And in speaking up about these topics I’m going to think about a few things:
- Who my audience is and whether I’m wasting my time or theirs by raising a particular topic.
In my business particularly, I’m looking for audiences that are likely to be friendly to my message or at least open minded enough to hear it.
- My purpose in speaking up.
If it’s just to prove someone else wrong, I’m doing no one any favours and am likely entrenching the other person in their pre-existing viewpoint. If on the other hand, I’m speaking up because there’s an inner calling to say something, I trust that there’s someone listening who’s waiting to hear exactly what I have to say.
- The manner in which I speak up.
Tone was something my Dad taught me about when I was growing up. He would constantly say to me and my siblings; ‘The way you say it is just as important as what you say.’ For a long time I didn’t want to hear that until I realised I was shooting myself in the foot by not heeding his advice. The lightbulb came on when I realised that I wasn’t being effective in my communication by not taking tone into account. When I finally focused on the outcome I wanted to achieve rather than the way I felt in that moment, I was able to take a step back and think about the person or people I was communicating with.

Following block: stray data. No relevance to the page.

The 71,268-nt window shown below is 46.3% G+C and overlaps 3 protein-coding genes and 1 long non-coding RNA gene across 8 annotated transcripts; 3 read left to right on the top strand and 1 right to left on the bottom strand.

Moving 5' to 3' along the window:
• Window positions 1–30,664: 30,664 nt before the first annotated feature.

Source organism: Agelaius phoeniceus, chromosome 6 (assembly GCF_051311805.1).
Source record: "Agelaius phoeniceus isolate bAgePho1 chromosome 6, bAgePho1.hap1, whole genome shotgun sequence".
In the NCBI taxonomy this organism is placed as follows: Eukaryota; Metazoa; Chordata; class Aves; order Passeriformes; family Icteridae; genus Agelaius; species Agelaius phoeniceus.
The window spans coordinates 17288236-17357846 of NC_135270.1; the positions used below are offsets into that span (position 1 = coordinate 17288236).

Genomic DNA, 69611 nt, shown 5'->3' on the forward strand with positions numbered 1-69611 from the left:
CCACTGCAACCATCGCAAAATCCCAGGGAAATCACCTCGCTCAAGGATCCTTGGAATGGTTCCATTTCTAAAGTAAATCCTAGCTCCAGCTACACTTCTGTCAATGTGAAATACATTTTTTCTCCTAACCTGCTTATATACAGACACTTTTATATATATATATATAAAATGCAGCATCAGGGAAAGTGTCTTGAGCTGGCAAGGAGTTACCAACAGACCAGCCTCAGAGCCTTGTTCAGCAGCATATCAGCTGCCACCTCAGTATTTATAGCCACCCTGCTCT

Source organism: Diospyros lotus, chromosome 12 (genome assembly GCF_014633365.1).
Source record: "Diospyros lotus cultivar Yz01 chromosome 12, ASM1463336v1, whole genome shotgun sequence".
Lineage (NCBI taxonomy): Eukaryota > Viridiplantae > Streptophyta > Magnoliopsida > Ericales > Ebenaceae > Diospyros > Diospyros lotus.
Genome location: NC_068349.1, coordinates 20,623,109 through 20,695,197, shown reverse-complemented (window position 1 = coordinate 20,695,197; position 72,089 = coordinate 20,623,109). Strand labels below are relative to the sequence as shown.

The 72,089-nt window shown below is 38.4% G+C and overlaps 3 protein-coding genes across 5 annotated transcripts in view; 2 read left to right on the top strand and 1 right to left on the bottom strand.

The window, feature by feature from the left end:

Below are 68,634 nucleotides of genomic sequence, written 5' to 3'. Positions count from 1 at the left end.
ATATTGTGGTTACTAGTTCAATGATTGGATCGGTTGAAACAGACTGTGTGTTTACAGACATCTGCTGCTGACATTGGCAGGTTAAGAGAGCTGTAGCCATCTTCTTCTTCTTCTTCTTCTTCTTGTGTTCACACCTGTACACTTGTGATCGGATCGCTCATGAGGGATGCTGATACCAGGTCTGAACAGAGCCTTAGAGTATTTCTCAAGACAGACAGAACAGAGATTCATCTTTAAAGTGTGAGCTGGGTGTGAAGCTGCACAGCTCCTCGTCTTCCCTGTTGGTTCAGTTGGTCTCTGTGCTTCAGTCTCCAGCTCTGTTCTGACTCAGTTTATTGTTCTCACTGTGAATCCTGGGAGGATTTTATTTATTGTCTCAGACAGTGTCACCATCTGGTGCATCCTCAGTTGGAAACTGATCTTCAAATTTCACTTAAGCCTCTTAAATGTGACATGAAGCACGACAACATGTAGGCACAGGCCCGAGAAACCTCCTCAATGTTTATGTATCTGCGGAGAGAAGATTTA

I was also able to reflect on the way I respond to other people’s tone; when someone seems to be yelling at me, it’s rare I hear what they’re actually saying for example. When someone adopts a patronising tone, I also find myself responding to the fact that they’re patronising me, rather than listening to the words they’re saying. Remembering that, I realised that if I want my words to resonate, then how I deliver my message is just as important as the words I use.